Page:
Here's why you should be terrified for NASA's newest space telescope

NASA's newest space telescope that is expected to launch this year will face a twenty-nine 'harrowing' journey to its destination.

1 minute & 40 seconds read time

NASA has released a new video that details the launch of its highly-anticipated James Webb Space Telescope - the telescope that is said to replace the Hubble Space Telescope.

NASA and many contractors have been working on the JWST for many years and have experienced numerous delays attributed to technology challenges, the COVID-19 pandemic, and many other issues. But now, the space agency is nearing the end of the road for the telescope as it gears up for launch.

In the new video posted to the JWST YouTube channel, Webb's Mission Lead System's Engineer, Mike Menzel, explains that Webb has "300 single-point failure items, and they all have to work right. When you're a million miles from the Earth, you can't send someone to fix it".

Here's why you should be terrified for NASA's newest space telescope 02

The telescope was designed to fold inside of a rocket, much like a piece of origami. Due to it being folded inside the rocket, the telescope will have to unfold itself out in space, which the engineers describe as the "most challenging part of the mission". It will take two full weeks to deploy the Webb telescope fully, and every critical step of its deployment must go to plan, or the mission will fail.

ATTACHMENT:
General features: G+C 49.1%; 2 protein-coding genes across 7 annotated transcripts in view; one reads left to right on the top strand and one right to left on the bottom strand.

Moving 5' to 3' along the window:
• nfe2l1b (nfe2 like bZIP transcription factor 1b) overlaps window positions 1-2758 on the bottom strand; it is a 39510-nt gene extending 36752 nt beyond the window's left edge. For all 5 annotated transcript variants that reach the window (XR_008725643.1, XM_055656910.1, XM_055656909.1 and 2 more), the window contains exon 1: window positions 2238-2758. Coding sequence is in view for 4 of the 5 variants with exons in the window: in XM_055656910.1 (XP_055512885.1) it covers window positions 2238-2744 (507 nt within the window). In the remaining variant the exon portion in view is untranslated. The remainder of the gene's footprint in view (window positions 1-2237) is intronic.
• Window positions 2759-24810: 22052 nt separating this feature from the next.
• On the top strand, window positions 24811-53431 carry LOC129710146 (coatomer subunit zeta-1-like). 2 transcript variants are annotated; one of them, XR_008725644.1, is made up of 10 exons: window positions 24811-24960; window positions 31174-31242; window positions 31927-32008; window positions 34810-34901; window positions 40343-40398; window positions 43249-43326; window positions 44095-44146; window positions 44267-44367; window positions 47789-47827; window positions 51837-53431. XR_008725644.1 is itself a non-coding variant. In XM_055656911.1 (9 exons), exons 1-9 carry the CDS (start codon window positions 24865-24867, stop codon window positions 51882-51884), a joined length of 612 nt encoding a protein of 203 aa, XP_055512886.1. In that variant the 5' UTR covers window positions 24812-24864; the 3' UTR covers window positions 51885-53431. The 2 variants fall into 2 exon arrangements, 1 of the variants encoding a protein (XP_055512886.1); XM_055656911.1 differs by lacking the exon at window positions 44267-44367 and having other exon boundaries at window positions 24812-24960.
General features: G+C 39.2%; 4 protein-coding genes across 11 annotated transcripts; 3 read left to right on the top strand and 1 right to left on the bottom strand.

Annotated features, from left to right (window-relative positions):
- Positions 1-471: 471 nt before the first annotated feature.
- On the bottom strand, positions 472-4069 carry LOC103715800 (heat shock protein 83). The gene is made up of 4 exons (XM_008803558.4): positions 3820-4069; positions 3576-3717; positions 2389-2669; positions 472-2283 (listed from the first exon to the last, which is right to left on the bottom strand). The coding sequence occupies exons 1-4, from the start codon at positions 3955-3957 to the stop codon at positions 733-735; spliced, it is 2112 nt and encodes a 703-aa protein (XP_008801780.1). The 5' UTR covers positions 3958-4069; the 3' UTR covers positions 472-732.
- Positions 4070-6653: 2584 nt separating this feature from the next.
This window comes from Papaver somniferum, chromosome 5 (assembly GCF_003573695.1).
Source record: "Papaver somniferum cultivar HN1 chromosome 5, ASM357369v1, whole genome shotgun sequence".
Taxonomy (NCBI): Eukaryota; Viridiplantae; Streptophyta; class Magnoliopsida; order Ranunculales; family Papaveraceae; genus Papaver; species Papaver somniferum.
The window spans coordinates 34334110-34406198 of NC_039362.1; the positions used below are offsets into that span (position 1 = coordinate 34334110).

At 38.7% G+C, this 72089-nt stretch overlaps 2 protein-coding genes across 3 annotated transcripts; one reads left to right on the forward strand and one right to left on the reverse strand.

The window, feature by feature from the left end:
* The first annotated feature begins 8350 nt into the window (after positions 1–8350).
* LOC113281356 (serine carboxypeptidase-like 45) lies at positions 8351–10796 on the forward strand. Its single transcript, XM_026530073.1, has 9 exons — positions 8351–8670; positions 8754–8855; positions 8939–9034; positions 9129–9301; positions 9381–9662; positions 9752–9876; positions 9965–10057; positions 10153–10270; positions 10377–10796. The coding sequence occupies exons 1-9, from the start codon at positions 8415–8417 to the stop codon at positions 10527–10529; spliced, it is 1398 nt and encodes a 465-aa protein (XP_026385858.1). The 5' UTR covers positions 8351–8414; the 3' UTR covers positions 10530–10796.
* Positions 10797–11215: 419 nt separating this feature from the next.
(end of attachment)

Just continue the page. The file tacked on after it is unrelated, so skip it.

Once Webb is fully deployed and all instruments have cooled down to operational temperatures, the science fun begins as Webb will be used to explore the cosmos like never before. Researchers will use the incredible telescope to learn more about the origins of the universe and peer into planets to inspect their atmospheres.

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Read more: You should be 'terrified' about the coming James Webb telescope launch


Jak joined the TweakTown team in 2017 and has since reviewed 100s of new tech products and kept us informed daily on the latest science, space, and artificial intelligence news. Jak's love for science, space, and technology, and, more specifically, PC gaming, began at 10 years old. It was the day his dad showed him how to play Age of Empires on an old Compaq PC. Ever since that day, Jak fell in love with games and the progression of the technology industry in all its forms. Instead of typical FPS, Jak holds a very special spot in his heart for RTS games.

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